Property Value
dbo:abstract
  • The English author Thomas Hardy set all of his major novels in the south and southwest of England. He named the area "Wessex" after the medieval Anglo-Saxon kingdom that existed in this part of that country prior to the unification of England by Æthelstan. Although the places that appear in his novels actually exist, in many cases he gave the place a fictional name. For example, Hardy's home town of Dorchester is called Casterbridge in his books, notably in The Mayor of Casterbridge. In an 1895 preface to the novel Far From the Madding Crowd he described Wessex as "a merely realistic dream country". The actual definition of "Hardy's Wessex" varied widely throughout Hardy's career, and was not definitively settled until after he retired from writing novels. When he created the concept of a fictional Wessex, it consisted merely of the small area of Dorset in which Hardy grew up; by the time he wrote Jude the Obscure, the boundaries had extended to include all of Dorset, Wiltshire, Somerset, Devon, Hampshire, much of Berkshire, and some of Oxfordshire, with its most north-easterly point being Oxford (renamed "Christminster" in the novel). Cornwall was also referred to but named "Off Wessex". Similarly, the nature and significance of ideas of "Wessex" were developed over a long series of novels through a lengthy period of time. The idea of Wessex plays an important artistic role in Hardy's works (particularly his later novels), assisting the presentation of themes of progress, primitivism, sexuality, religion, nature and naturalism; however, this is complicated by the economic role Wessex played in Hardy's career. Considering himself primarily to be a poet, Hardy wrote novels mostly to earn money. Books that could be marketed under the Hardy brand of "Wessex novels" were particularly lucrative, which gave rise to a tendency to sentimentalised, picturesque, populist descriptions of Wessex – which, as a glance through most tourist giftshops in the south-west will reveal, remain popular with consumers today. Hardy's resurrection of the name "Wessex" is largely responsible for the popular modern use of the term to describe the south-west region of England (with the exception of Cornwall and arguably Devon); today, a panoply of organisations take their name from Hardy to describe their relationship to the area. Hardy's conception of Wessex as a separate, cohesive geographical and political identity has proved powerful, despite the fact it was originally created purely as an artistic conceit, and has spawned a lucrative tourist trade, and even a devolutionist Wessex Regionalist Party. (en)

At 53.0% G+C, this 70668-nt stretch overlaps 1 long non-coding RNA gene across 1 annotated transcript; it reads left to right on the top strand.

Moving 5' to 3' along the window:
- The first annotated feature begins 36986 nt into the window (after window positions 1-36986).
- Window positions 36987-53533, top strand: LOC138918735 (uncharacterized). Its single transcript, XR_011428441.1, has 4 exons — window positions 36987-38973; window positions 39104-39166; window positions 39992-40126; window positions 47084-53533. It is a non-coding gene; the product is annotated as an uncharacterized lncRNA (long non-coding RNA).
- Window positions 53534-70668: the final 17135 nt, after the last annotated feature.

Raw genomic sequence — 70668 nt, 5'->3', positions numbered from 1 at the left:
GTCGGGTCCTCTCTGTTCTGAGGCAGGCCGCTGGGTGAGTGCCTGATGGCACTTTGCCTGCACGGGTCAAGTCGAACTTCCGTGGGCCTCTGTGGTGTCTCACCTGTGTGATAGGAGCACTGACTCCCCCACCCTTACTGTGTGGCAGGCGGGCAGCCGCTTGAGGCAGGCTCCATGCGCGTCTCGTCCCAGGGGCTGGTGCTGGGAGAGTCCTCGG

dbo:thumbnail
dbo:wikiPageEditLink
dbo:wikiPageExternalLink
dbo:wikiPageExtracted
  • 2019-11-14 12:47:25Z (xsd:date)
dbo:wikiPageHistoryLink
dbo:wikiPageID
  • 6909494 (xsd:integer)
dbo:wikiPageLength
  • 19820 (xsd:integer)
dbo:wikiPageModified
  • 2019-11-14 12:47:23Z (xsd:date)
dbo:wikiPageOutDegree
  • 132 (xsd:integer)
dbo:wikiPageRevisionID
  • 926133402 (xsd:integer)
dbo:wikiPageRevisionLink
dbp:wikiPageUsesTemplate
dct:subject
rdf:type
rdfs:comment
  • The English author Thomas Hardy set all of his major novels in the south and southwest of England. He named the area "Wessex" after the medieval Anglo-Saxon kingdom that existed in this part of that country prior to the unification of England by Æthelstan. Although the places that appear in his novels actually exist, in many cases he gave the place a fictional name. For example, Hardy's home town of Dorchester is called Casterbridge in his books, notably in The Mayor of Casterbridge. In an 1895 preface to the novel Far From the Madding Crowd he described Wessex as "a merely realistic dream country". (en)
rdfs:label
  • Thomas Hardy's Wessex (en)
owl:sameAs
foaf:depiction
foaf:isPrimaryTopicOf
is dbo:wikiPageDisambiguates of
is dbo:wikiPageRedirects of
is foaf:primaryTopic of